Let's begin by saying we'll hear no arguments that Doctor Doom is actually, really, truly a good guy underneath it all. Here's a guy who shot a guy for not clapping long enough; who led the first bloody, successful invasion of Wakanda in centuries; and who skinned his childhood crush alive. The dude is bad news, no matter how many times he's saved reality.
That's just it, though. The guy has saved not just the lives of his greatest enemies, the Fantastic Four, time and time again, but all of reality itself. You can see versions of these events play out throughout the character's history.
One notable time comes at the start of Jonathon Hickman's landmark Fantastic Four run. Near its start, Vic and his true rival -- Reed Richards -- learn there's a cabal of multi-universal Reeds out there. Besides acting as "benevolent dictators" (similar to Doom's own role in Latveria, you might say), this Council of Reeds have taken it upon themselves to lobotomize every Doc Doom in their respective realities.
Doom is not pleased. Yet when the best laid plans of Reeds and... other Reeds nearly leads to an invasion of Mad Celestials (Jack Kirby's lovable, unknowable cosmic monsters) Doom stands up. Now normally, when Victor helps save the world it's because he wants it all for himself somewhere down the road. In this instance, however, the last stand is downright suicidal. In fact, while Doom does survive, even he's not sure how, or why.
But we can guess why he might have made this desperate, last stand in the first place. Odds are it's because one Valeria Richards -- daughter of Mister Fantastic and the Invisible Woman -- was in the Celestials' line of fire. While Doom has always had a soft spot for Mrs. Richards, his history with Val has a lot more meaning to it. Victor named and delivered the child himself, and was actually her father in an alternate universe.
Despite Doom's attempt to enslave Valeria, and flaying her namesake (oh, yeah, remember that?) the pint-sized super-genius still sees Doctor Doom as family.
She even refers to him as "Uncle Doom," and treats Latveria as her home-away-from-home when things get rough between Val and her parents. That mutual, familial bond goes a long way to humanize Victor. Even if he's a long, long way from being a hero.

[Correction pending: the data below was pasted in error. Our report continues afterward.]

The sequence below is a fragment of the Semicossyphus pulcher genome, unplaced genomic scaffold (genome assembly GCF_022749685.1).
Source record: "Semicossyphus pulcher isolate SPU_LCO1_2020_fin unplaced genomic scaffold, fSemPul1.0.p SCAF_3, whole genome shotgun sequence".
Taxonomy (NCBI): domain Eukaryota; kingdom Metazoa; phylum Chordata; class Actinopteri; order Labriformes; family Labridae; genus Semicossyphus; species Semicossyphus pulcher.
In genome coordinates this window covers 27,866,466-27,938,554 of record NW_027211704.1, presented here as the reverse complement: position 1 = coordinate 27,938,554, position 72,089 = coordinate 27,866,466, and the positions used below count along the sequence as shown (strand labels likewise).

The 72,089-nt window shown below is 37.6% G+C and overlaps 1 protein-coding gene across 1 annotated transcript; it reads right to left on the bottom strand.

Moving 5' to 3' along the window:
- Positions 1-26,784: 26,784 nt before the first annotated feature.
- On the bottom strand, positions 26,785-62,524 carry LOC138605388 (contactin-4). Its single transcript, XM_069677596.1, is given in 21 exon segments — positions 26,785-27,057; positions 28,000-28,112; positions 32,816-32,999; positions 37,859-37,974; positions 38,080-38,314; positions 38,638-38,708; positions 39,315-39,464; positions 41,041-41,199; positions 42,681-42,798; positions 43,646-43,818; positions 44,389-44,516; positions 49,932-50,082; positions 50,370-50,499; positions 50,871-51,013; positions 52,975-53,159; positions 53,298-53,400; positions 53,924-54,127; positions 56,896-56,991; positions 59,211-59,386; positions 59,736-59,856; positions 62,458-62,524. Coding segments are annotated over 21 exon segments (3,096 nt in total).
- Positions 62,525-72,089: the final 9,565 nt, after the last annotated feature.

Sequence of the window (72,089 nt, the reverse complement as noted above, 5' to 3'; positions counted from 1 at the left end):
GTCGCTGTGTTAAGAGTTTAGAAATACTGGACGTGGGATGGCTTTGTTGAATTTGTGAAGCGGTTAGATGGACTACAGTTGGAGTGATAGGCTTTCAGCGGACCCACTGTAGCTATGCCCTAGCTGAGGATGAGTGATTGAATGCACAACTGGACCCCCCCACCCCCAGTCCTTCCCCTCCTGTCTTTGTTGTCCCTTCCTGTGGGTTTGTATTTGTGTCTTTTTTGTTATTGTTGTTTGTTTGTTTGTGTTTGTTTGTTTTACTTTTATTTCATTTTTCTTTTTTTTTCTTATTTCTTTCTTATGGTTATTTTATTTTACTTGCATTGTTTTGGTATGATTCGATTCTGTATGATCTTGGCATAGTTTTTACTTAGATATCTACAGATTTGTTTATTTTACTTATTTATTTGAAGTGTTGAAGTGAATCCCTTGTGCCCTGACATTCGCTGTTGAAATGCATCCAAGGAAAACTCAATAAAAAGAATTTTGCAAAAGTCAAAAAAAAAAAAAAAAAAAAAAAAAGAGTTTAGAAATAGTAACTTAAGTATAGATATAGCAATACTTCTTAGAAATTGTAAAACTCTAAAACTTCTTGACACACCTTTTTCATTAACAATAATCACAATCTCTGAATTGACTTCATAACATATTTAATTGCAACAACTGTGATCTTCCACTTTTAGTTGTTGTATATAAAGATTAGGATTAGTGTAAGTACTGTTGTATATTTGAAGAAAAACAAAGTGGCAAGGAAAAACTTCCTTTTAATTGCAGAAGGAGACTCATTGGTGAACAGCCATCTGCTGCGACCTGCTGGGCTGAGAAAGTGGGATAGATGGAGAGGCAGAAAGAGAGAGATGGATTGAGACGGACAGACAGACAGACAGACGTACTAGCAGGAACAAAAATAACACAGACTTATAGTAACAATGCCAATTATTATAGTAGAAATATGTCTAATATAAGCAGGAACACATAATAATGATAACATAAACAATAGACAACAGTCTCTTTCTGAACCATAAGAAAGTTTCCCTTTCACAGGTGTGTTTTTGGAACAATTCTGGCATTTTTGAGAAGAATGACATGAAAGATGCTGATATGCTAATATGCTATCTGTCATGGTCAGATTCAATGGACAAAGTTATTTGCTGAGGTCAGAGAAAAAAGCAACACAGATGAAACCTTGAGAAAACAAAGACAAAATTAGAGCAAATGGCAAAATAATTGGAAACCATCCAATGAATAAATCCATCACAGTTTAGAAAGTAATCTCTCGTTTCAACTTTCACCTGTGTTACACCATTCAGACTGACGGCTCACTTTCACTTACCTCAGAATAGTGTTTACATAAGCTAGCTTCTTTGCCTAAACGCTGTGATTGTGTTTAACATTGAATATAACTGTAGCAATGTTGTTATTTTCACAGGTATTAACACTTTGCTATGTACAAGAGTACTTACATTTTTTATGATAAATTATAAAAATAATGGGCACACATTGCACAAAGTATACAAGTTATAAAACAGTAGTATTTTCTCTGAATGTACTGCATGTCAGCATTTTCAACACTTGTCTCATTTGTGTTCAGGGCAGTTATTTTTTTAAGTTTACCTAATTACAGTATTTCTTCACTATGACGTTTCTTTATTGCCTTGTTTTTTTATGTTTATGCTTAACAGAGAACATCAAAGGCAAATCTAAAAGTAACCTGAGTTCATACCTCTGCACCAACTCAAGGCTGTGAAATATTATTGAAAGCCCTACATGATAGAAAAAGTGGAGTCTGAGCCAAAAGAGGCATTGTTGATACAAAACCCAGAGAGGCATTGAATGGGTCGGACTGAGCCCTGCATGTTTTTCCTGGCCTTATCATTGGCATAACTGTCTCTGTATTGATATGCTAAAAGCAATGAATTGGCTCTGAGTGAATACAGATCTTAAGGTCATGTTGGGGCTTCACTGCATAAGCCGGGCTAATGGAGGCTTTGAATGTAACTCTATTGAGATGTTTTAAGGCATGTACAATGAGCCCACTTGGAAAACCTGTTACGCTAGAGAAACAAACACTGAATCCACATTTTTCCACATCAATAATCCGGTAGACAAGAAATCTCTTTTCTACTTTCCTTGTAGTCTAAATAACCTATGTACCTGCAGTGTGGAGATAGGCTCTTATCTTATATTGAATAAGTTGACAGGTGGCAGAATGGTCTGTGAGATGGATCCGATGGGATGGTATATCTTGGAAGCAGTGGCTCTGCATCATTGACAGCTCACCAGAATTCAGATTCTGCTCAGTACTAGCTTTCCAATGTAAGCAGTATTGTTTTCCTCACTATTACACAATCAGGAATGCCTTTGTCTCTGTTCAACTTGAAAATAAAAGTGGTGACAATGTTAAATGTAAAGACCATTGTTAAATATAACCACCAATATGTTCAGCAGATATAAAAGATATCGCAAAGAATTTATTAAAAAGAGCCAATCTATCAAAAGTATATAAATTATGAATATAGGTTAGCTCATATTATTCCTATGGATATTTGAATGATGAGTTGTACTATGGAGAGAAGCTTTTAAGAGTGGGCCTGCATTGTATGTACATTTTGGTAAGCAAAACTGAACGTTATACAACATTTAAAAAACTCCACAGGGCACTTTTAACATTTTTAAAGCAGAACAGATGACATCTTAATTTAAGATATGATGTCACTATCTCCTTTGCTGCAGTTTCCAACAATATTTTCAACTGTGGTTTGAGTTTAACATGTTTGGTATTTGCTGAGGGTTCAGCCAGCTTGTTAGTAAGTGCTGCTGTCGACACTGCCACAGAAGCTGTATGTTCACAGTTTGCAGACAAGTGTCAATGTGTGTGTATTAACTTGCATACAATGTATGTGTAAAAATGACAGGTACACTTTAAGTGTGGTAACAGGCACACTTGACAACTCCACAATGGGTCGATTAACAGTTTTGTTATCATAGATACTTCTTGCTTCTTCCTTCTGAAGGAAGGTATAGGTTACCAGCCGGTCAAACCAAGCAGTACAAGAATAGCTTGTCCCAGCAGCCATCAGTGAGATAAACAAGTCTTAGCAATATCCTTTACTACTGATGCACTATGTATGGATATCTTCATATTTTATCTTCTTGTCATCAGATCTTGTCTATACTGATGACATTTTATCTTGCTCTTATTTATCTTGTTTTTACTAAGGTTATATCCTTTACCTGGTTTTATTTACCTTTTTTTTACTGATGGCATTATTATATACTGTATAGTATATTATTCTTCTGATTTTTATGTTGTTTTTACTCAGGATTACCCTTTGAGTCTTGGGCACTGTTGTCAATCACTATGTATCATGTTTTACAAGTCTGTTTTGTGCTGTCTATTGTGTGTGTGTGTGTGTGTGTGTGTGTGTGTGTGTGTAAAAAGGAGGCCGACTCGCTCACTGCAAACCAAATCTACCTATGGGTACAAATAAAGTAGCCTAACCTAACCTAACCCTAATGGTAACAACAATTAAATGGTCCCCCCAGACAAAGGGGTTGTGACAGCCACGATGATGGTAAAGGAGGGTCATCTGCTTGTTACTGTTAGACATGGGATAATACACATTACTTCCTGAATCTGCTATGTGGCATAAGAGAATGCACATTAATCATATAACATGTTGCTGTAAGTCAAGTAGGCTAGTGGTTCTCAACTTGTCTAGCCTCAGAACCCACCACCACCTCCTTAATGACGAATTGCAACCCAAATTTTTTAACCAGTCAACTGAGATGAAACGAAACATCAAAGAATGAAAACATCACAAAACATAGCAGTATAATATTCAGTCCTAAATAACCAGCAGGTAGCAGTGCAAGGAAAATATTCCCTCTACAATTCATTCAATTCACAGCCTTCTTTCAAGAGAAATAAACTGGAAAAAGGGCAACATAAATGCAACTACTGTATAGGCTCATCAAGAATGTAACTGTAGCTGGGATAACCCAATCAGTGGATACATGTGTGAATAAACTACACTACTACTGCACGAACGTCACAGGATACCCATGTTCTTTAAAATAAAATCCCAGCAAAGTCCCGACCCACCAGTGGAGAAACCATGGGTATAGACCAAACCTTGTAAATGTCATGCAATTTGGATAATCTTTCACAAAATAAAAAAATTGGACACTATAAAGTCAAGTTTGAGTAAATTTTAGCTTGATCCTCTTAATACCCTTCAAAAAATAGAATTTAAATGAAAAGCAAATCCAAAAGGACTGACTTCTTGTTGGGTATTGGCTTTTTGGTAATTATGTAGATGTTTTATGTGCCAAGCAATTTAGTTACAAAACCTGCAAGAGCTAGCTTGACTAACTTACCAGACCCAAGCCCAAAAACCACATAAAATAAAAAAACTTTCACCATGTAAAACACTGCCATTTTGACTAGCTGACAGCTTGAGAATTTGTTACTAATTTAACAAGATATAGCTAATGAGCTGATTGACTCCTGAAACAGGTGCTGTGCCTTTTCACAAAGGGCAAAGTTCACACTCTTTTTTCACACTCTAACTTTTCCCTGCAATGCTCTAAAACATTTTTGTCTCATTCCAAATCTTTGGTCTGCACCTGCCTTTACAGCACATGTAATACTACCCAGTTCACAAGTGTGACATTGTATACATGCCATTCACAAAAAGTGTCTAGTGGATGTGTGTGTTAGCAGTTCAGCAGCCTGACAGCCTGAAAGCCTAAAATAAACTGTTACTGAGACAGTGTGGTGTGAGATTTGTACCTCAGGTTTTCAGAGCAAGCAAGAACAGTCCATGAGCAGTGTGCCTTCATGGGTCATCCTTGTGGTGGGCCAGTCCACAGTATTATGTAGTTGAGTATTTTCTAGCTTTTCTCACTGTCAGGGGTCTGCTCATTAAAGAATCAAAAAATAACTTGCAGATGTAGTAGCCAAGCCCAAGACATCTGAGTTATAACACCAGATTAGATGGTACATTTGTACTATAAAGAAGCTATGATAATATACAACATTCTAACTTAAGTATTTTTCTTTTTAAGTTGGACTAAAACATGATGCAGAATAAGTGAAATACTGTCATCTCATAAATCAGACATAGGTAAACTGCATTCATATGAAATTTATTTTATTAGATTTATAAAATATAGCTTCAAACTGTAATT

Doctor Octopus is one of the clownier Spider-Man villains. He's a big nerd with a bowl cut, triangle shades, and who's claim to fame is having four more limbs than most of Peter Parker's nemeses.
At least that used to be the case. Over the years, Otto Octavius has become more textured -- not to mention threatening. Despite his nerd-ly origins, Doc Ock was alpha enough to bring together the original Sinister Six, bro. Later, ups his own ante considerably by trying to cook half the planet with juiced up sunbeams, while letting the remainder remember him with awe and fear as a sort of vengeful god. We... should mention that he was dying at this point, which might account for the upgrade from "thorn in Spider-Man's side" to "oil industry levels of solar genocide."
Throughout it all, though, Ock showed that he had a softer side. At the very least, he has human needs and desires. That most basic of which is, of course, the need for human affection. Yeah: ridiculous haircut or not, Doctor Octopus is actually one of the more lovey-dovey villains in the Marvel rogues gallery.
The first hints of this are made relatively early in the grand scheme of comic books. In one now-classic story, Otto opts to marry May Parker, known to some by her street name, "Aunt May." While this was actually a ploy to steal an island May recently inherited, signs since have shown that Doc Ock actually harbored feelings for the woman who raised Peter Parker. They even had sex, as Pete horrifically witnessed when searching through his enemy's memories.
After the botched wedding, but before Spider-Man's accidental peep show, Doctor Octopus teamed up with fellow supervillain Stunner. Besides a business relationship, the two were lovers. Later, when Ock-y seemed to have succumbed to his terminal dying-ness, Stunner event sought revenge against Spider-Man for killing her "beloved"
Of course, this just so happened to take place during the brief period in which Otto had taken over Spider-Man's body and identity in the much-better-than-it-had-any-right-to-be series, Superior Spider-Man. Like many great comics, it sounds completely idiotic until you read it.
Speaking of Superior Spider-Man, it was during this run that Doc Ock/Spider-Man fell in love with Anna Maria Marconi. Doc Ock isn't known for respecting other people's intellect, but Marconi's brain got him off his high horse long enough to fall in love again. So much so, that it was Anna Maria who inspired the parasitic memories of Otto Octavius to let go, and give Peter Parker his body back.
While three, whole relationships in a lifetime might sound pretty average, it's well above that for comic book villains -- whose romantic entanglements usually begin and end with poorly conceived sexual assault stories... Doctor Octopus might not be the Earth-616's greatest lover, but his interpersonal attachments make him just a little bit more believable than many of its characters.